Did you know that parents change about 2,000 diapers during their babies’ first year of life?
For us, one of the strangest aspects of new parenthood was realizing how many of our conversations now revolved around poop — and still does, even though my son is almost three. Typical evening conversation topics: How many times did he go? What did it look like? Does he have gas? And, yes, it was also the source of much of our squabbling during these early years of parenting: Whose “turn” was it to change the diaper? Who had changed more diapers? Who had changed diapers that were grosser than the other spouse? Whose turn was it to empty the diaper pail?
When our entire household caught the dreaded “stomach bug” recently, these few days brought our experiences with “poop problems” to an entirely different level. My husband and I were so nauseous and sick that we could barely stand up, and my son was suffering from diarrhea as well. I for one would rather change 10,000 newborn diapers than change toddler diarrhea while suffering from a stomach bug.
My son’s poop also became the source of a great deal of anxiety during his first year. When he was about six weeks old or so, he started having blood in his stools. My son’s pediatric GI doctor told us that this was most likely a symptom of dairy (or other) allergies. Bowel movements had become painful for him. We tried different hypoallergenic formulas until we finally found a prescription, “elemental” formula that did not cause blood in his stools.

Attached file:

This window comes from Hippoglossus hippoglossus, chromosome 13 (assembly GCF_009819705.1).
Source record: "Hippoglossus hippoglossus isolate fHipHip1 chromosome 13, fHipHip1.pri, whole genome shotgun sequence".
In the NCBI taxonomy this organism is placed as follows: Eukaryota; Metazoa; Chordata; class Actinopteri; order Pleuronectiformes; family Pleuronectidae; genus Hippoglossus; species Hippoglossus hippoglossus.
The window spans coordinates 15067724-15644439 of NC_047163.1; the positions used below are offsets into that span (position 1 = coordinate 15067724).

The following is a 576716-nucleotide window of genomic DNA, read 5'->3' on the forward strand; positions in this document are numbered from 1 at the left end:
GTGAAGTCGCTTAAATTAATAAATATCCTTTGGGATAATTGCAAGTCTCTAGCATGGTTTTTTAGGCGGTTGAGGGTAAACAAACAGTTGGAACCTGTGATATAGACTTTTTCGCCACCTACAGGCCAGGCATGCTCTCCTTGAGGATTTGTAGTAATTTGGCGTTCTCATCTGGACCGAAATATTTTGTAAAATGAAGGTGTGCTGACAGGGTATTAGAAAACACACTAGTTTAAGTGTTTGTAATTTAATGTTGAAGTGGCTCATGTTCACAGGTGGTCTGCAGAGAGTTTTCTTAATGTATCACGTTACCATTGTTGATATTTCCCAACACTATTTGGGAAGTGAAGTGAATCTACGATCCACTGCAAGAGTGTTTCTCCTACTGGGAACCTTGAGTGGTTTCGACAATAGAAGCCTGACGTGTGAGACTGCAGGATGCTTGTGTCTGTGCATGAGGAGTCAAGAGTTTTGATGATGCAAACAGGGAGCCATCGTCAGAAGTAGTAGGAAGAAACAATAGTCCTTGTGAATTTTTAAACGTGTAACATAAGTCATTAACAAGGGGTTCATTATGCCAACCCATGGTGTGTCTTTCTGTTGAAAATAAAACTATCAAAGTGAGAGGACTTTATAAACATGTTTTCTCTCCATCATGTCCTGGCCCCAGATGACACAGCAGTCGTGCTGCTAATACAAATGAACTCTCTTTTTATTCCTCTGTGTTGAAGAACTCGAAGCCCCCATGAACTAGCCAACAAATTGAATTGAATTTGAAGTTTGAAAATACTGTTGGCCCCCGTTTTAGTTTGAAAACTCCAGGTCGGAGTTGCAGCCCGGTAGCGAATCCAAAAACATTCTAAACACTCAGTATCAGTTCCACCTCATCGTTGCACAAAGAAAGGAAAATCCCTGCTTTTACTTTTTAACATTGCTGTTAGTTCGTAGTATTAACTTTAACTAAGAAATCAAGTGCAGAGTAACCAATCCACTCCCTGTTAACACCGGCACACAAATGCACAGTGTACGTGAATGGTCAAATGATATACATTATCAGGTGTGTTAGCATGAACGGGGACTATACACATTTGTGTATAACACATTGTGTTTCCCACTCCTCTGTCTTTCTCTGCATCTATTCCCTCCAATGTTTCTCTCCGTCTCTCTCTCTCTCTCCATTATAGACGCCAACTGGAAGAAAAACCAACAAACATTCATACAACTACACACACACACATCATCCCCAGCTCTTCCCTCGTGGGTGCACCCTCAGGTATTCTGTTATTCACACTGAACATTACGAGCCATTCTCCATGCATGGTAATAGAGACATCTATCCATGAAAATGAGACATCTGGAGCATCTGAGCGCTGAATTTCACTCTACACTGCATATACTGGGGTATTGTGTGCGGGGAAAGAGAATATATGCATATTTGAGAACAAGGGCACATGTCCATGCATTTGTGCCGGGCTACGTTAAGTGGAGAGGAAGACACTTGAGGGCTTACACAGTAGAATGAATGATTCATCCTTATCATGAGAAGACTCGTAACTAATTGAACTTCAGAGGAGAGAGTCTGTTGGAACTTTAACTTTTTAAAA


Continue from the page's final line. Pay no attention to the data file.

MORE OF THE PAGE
My son also had acid reflux (or heartburn) during his first year that caused further discomfort. Reflux occurs because of the decreased strength of the valve (esophageal sphincter) that shuts the esophagus off from the stomach. We learned that many lifestyle changes can improve acid reflux in children, including infants. After a child eats, it’s important for him to wait a while before lying down or going to bed. We also elevated the head of his crib, allowing for fewer stomach contents to flow into the esophagus.
Reflux is pretty common in teenagers — about 3-5% of teens experience it — and there are several over-the-counter treatments for reflux if lifestyle changes don’t work, including antacids, histamine receptor blockers, and proton pump inhibitors (PPIs). Labels for these drugs should be read carefully because most of them are not appropriate for young children under 12. Always speak to your doctor if you are still confused after reading the Drug Facts Label. My son ended up taking a PPI that seemed to improve his symptoms, but it was prescribed by a GI doctor because PPIs are not available over the counter for children.
Severe abdominal pain and blood in the stools — both of which my son experienced frequently — are two “red flags” that something serious is going on in the digestive tract that needs to be evaluated by a doctor. (For more information about other “red flags” and about other stomach and intestinal issues, such as constipation, please check out this article by OTCSafety.)
I, for one, am looking forward to the days when we can talk about poop and tummy issues quite a bit less!
Disclosure: I received compensation for this post as part of the CHPA OTC Safety Ambassador Program. All the opinions reflected here are my own.
Which sorts of tummy troubles have been common in your house? How did you cope with them?